Meet Daryl Detrick, a computer science (CS) teacher at Warren Hills High School in Washington, NJ. He’ll tell you that he doesn’t just teach “coding”—he helps students understand how to approach complex problems that will improve the world around them. He started teaching computer science in 2008, at a time where there were very few resources available to help support him.
Many CS teachers lack the resources to become skilled and confident in their roles. So today we're announcing new support for teachers like Mr. Detrick, starting with an additional $2 million in grants to support nonprofit organizations that provide support for teachers throughout their educational careers. Our goal to help increase access to CS skills by empowering more skilled and confident CS teachers globally.
Supporting existing CS teachers and inspiring new ones
Mr. Detrick’s first CS professional development experience was through CS4HS, a Google program that funds educators with localized computer science professional development. Through these grants in 2017-2018, 79 organizations in Australia, U.S., Canada, China, Europe, the Middle East and Africa will receive funding to create pathways and content to foster local communities of educators.
CS4HS focuses on teachers to increase the availability of quality computer science education, while many of Google’s other CS education programs, like Made with Code, focus on students. Over the past 10 years, CS4HS has contributed $10 million to professional development (PD) providers around the world to help train and empower teachers—like Western Wyoming Community College, which helped rural teachers integrate gaming into their CS classes, or Australian Catholic University, which trained 1,600 pre-service teachers in accordance with Australia’s national technology curriculum, among others.
Given the shortage of qualified teachers, it’s important not only to help the educators currently in the field, but also to inspire more teachers to join them. That’s why we’re also supporting pre-service teacher preparation programs developing new coursework that trains aspiring educators at the College of St. Scholastica, the University of California at Irvine, the University of Texas at Austin, and Huston-Tillotson University. We’re excited to work with these universities to help them share their resources with other higher education programs, equipping the next generation of educators with the knowledge and skills to teach CS and computational thinking (CT).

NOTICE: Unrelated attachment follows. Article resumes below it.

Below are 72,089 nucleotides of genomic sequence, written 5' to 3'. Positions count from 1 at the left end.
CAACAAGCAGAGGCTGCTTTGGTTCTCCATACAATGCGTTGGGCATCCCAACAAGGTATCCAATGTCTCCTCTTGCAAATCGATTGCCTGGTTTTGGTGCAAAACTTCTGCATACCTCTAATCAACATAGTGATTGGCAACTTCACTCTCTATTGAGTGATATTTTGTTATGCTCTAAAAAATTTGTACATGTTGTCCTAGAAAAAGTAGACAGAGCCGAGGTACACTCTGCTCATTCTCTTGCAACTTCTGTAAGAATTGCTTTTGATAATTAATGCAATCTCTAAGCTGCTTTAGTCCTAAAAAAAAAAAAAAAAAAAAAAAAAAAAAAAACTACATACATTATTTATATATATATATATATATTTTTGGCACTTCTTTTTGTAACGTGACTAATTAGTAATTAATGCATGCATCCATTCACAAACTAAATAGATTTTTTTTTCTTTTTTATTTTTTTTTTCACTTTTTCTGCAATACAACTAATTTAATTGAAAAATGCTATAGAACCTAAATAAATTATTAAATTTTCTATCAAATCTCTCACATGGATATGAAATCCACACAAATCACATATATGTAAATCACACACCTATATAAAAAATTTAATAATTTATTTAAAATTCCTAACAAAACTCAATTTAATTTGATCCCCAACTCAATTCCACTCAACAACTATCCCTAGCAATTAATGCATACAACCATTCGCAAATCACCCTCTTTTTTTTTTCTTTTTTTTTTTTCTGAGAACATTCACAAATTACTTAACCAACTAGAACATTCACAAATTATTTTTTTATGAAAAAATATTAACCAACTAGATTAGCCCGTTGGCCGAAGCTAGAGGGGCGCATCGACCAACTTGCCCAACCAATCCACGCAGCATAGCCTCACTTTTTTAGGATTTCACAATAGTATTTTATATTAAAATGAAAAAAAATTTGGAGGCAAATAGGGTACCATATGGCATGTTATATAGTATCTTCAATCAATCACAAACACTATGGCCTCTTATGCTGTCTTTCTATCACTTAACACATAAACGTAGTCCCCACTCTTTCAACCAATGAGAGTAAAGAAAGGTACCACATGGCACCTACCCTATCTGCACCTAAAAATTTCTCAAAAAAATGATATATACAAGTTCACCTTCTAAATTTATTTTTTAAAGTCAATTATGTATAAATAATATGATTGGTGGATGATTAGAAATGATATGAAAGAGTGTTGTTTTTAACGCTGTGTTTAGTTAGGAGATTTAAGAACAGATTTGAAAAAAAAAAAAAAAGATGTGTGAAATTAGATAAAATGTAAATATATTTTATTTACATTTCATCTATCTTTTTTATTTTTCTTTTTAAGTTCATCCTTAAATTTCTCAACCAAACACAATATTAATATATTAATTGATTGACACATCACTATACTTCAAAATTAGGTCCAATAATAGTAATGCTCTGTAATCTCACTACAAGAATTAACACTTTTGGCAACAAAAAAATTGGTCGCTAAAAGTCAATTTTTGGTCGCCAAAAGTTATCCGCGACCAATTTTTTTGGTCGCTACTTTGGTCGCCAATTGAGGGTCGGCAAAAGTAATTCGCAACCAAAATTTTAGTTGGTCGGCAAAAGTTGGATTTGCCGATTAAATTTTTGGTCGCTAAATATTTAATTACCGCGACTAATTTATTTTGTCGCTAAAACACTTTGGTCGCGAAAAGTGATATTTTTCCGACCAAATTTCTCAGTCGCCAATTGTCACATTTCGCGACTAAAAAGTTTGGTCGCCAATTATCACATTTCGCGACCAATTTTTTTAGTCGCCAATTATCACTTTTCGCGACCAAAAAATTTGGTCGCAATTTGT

Although we’ve seen a small increase of computer science teachers in recent years—6 percent since 2008—the subject is still largely regarded as an extracurricular activity, and one of the key barriers is a lack of qualified teachers. But research suggests that building training and local pathways are two key ways to retain and grow excellent educators. Today’s grants will help universities and nonprofits reach educators with PD opportunities that enhance their CS and technical skills development, improve their confidence in the classroom, and provide leadership training so that they can be advocates for CS education in their communities.
Growing the community of computer science educators
With the help of his principal and faculty partners at Carnegie Mellon, Rutgers and Kean University, Mr. Detrick has grown his school’s CS program from 53 students to more than 200. He’s also a lead educator advocate for the CSTA New Jersey chapter, and works with the CSNJ advocacy group to influence State legislation that would require all high schools to offer computer science.
We’re excited to support new and future CS educators around the world. Even though computer science is a relatively new discipline for most schools, the enthusiasm is growing—and educators like Mr. Detrick are helping to pave the way for students to learn skills they’ll need for the future. To explore more information about communities of CS teachers near you, explore our computer science education resources and partners.